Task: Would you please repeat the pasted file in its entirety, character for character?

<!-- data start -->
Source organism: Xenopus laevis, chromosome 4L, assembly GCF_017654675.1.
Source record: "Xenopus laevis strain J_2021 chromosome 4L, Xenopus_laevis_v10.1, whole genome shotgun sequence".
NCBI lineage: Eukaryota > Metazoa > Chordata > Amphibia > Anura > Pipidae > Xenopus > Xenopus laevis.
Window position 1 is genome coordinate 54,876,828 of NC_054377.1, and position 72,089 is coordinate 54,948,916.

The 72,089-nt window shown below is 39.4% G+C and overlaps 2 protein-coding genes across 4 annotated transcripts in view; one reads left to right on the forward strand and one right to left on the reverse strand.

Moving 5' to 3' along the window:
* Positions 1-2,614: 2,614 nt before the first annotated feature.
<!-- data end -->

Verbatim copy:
Source organism: Xenopus laevis, chromosome 4L, assembly GCF_017654675.1.
Source record: "Xenopus laevis strain J_2021 chromosome 4L, Xenopus_laevis_v10.1, whole genome shotgun sequence".
NCBI lineage: Eukaryota > Metazoa > Chordata > Amphibia > Anura > Pipidae > Xenopus > Xenopus laevis.
Window position 1 is genome coordinate 54,876,828 of NC_054377.1, and position 72,089 is coordinate 54,948,916.

The 72,089-nt window shown below is 39.4% G+C and overlaps 2 protein-coding genes across 4 annotated transcripts in view; one reads left to right on the forward strand and one right to left on the reverse strand.

Moving 5' to 3' along the window:
* Positions 1-2,614: 2,614 nt before the first annotated feature.